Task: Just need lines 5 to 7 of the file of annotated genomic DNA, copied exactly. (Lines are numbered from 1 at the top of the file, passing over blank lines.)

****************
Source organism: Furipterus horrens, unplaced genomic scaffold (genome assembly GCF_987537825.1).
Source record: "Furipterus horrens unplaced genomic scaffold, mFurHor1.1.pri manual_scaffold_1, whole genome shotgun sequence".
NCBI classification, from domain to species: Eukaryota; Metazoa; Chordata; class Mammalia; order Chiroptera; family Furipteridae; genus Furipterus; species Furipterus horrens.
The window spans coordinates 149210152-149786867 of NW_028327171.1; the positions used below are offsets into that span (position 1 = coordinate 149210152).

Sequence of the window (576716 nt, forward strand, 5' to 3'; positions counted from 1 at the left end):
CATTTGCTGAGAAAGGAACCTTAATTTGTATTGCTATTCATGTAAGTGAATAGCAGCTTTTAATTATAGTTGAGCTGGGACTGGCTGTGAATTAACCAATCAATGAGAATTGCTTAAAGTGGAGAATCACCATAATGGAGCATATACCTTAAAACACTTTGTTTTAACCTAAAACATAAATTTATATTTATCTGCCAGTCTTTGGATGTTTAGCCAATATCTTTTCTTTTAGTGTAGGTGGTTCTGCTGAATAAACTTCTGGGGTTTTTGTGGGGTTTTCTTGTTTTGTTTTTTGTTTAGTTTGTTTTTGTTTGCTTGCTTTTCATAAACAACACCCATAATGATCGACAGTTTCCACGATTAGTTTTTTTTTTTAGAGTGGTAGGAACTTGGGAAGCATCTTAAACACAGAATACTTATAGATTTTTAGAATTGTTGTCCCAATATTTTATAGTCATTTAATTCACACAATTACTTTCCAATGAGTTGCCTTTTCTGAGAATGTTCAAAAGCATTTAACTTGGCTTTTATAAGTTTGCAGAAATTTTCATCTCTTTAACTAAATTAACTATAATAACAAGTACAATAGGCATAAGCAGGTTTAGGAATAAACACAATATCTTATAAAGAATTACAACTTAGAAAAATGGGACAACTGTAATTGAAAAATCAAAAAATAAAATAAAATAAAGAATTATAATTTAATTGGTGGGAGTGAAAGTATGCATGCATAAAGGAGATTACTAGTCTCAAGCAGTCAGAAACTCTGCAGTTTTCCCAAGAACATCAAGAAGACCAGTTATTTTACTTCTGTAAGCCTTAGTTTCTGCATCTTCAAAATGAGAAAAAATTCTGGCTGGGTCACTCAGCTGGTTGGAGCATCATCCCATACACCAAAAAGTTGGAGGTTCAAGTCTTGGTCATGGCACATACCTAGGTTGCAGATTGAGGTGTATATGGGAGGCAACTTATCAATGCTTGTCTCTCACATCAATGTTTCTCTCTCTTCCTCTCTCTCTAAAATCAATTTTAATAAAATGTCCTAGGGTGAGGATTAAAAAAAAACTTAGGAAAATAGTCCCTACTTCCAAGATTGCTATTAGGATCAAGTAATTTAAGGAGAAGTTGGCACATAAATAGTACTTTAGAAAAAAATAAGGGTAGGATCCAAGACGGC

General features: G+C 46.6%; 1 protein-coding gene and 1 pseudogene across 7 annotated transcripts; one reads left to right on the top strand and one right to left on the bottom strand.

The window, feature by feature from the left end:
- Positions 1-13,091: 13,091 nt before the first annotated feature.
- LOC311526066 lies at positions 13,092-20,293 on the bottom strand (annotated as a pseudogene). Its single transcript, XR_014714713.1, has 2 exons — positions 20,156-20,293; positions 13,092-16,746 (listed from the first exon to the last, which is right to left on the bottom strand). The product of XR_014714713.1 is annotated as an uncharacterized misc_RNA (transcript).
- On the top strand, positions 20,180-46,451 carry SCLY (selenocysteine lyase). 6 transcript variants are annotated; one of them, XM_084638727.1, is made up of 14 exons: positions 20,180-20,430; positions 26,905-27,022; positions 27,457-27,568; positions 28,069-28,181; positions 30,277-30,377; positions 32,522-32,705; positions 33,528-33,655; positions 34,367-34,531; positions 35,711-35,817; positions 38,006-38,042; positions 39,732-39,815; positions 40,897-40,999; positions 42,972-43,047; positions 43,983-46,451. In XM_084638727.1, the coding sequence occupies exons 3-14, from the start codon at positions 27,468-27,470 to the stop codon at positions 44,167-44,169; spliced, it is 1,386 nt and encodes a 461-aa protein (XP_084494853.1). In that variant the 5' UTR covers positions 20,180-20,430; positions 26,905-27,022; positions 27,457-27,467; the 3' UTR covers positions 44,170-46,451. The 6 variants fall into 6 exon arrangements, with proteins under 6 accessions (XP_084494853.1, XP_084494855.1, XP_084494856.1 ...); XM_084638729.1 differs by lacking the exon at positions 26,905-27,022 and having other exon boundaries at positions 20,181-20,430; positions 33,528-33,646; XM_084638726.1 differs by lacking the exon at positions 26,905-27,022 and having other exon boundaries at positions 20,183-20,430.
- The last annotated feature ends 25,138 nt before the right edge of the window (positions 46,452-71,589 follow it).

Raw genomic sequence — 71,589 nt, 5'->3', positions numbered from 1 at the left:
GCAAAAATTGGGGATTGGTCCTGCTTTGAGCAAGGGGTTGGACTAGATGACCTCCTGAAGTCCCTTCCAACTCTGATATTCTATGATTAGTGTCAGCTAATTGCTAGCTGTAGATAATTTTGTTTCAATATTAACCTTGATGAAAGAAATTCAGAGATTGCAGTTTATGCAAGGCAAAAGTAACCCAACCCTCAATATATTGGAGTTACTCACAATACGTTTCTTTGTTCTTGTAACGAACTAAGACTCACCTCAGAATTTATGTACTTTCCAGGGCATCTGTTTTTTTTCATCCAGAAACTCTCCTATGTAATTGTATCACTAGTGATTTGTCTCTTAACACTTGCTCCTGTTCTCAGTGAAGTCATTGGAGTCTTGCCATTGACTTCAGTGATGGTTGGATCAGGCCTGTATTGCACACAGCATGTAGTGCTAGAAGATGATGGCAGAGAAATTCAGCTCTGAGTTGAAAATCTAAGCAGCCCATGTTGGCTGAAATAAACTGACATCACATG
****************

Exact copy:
Sequence of the window (576716 nt, forward strand, 5' to 3'; positions counted from 1 at the left end):
CATTTGCTGAGAAAGGAACCTTAATTTGTATTGCTATTCATGTAAGTGAATAGCAGCTTTTAATTATAGTTGAGCTGGGACTGGCTGTGAATTAACCAATCAATGAGAATTGCTTAAAGTGGAGAATCACCATAATGGAGCATATACCTTAAAACACTTTGTTTTAACCTAAAACATAAATTTATATTTATCTGCCAGTCTTTGGATGTTTAGCCAATATCTTTTCTTTTAGTGTAGGTGGTTCTGCTGAATAAACTTCTGGGGTTTTTGTGGGGTTTTCTTGTTTTGTTTTTTGTTTAGTTTGTTTTTGTTTGCTTGCTTTTCATAAACAACACCCATAATGATCGACAGTTTCCACGATTAGTTTTTTTTTTTAGAGTGGTAGGAACTTGGGAAGCATCTTAAACACAGAATACTTATAGATTTTTAGAATTGTTGTCCCAATATTTTATAGTCATTTAATTCACACAATTACTTTCCAATGAGTTGCCTTTTCTGAGAATGTTCAAAAGCATTTAACTTGGCTTTTATAAGTTTGCAGAAATTTTCATCTCTTTAACTAAATTAACTATAATAACAAGTACAATAGGCATAAGCAGGTTTAGGAATAAACACAATATCTTATAAAGAATTACAACTTAGAAAAATGGGACAACTGTAATTGAAAAATCAAAAAATAAAATAAAATAAAGAATTATAATTTAATTGGTGGGAGTGAAAGTATGCATGCATAAAGGAGATTACTAGTCTCAAGCAGTCAGAAACTCTGCAGTTTTCCCAAGAACATCAAGAAGACCAGTTATTTTACTTCTGTAAGCCTTAGTTTCTGCATCTTCAAAATGAGAAAAAATTCTGGCTGGGTCACTCAGCTGGTTGGAGCATCATCCCATACACCAAAAAGTTGGAGGTTCAAGTCTTGGTCATGGCACATACCTAGGTTGCAGATTGAGGTGTATATGGGAGGCAACTTATCAATGCTTGTCTCTCACATCAATGTTTCTCTCTCTTCCTCTCTCTCTAAAATCAATTTTAATAAAATGTCCTAGGGTGAGGATTAAAAAAAAACTTAGGAAAATAGTCCCTACTTCCAAGATTGCTATTAGGATCAAGTAATTTAAGGAGAAGTTGGCACATAAATAGTACTTTAGAAAAAAATAAGGGTAGGATCCAAGACGGC

General features: G+C 46.6%; 1 protein-coding gene and 1 pseudogene across 7 annotated transcripts; one reads left to right on the top strand and one right to left on the bottom strand.